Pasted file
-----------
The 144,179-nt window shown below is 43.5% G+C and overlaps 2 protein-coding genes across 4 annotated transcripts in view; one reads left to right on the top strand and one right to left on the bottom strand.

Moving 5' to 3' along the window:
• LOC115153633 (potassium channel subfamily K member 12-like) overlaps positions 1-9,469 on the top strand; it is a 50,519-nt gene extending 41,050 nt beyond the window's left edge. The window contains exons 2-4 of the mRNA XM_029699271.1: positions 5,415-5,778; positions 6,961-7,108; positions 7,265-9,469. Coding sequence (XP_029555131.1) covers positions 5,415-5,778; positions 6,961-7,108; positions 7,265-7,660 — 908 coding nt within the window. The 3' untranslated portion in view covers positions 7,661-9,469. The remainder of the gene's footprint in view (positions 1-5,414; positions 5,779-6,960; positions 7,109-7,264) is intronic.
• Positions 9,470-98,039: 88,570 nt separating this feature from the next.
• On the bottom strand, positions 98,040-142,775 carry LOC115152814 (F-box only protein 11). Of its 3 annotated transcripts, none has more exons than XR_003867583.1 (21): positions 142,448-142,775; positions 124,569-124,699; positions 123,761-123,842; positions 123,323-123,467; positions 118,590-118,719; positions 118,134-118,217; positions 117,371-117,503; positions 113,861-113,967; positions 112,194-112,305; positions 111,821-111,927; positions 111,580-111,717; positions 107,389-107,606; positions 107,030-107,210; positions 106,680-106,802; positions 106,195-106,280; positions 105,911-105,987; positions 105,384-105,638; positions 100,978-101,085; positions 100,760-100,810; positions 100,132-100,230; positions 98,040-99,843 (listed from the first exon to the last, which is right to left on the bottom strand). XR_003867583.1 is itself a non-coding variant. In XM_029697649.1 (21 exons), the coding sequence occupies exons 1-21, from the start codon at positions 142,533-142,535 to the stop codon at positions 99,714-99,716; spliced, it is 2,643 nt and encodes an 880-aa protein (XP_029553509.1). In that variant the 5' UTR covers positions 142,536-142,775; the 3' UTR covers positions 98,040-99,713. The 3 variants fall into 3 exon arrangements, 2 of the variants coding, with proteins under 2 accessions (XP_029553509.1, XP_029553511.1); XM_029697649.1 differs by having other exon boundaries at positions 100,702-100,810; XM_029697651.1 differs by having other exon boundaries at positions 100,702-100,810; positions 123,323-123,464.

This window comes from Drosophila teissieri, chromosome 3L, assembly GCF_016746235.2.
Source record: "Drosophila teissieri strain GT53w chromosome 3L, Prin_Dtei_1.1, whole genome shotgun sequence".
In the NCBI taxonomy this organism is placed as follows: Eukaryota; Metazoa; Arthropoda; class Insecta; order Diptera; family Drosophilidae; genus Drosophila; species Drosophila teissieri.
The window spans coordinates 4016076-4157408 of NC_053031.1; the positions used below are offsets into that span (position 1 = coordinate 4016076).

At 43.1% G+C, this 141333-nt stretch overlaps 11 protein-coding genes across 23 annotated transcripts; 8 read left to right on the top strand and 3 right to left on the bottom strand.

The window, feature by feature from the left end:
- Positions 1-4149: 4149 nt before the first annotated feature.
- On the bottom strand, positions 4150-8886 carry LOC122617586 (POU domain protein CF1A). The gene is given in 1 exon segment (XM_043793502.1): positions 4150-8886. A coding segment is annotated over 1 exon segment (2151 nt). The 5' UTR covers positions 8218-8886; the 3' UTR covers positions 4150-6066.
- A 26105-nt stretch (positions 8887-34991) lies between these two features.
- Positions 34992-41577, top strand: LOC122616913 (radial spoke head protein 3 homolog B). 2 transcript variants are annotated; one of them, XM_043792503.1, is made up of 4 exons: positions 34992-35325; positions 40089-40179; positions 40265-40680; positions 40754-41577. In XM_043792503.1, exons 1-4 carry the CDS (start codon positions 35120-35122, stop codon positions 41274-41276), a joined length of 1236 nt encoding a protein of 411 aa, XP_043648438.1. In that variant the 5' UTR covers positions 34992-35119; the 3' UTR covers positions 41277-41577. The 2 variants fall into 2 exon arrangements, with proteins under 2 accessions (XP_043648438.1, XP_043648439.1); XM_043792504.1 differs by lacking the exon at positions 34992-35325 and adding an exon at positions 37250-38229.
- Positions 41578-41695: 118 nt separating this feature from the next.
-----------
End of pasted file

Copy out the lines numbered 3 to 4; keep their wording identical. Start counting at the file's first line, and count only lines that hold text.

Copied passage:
• LOC115153633 (potassium channel subfamily K member 12-like) overlaps positions 1-9,469 on the top strand; it is a 50,519-nt gene extending 41,050 nt beyond the window's left edge. The window contains exons 2-4 of the mRNA XM_029699271.1: positions 5,415-5,778; positions 6,961-7,108; positions 7,265-9,469. Coding sequence (XP_029555131.1) covers positions 5,415-5,778; positions 6,961-7,108; positions 7,265-7,660 — 908 coding nt within the window. The 3' untranslated portion in view covers positions 7,661-9,469. The remainder of the gene's footprint in view (positions 1-5,414; positions 5,779-6,960; positions 7,109-7,264) is intronic.
• Positions 9,470-98,039: 88,570 nt separating this feature from the next.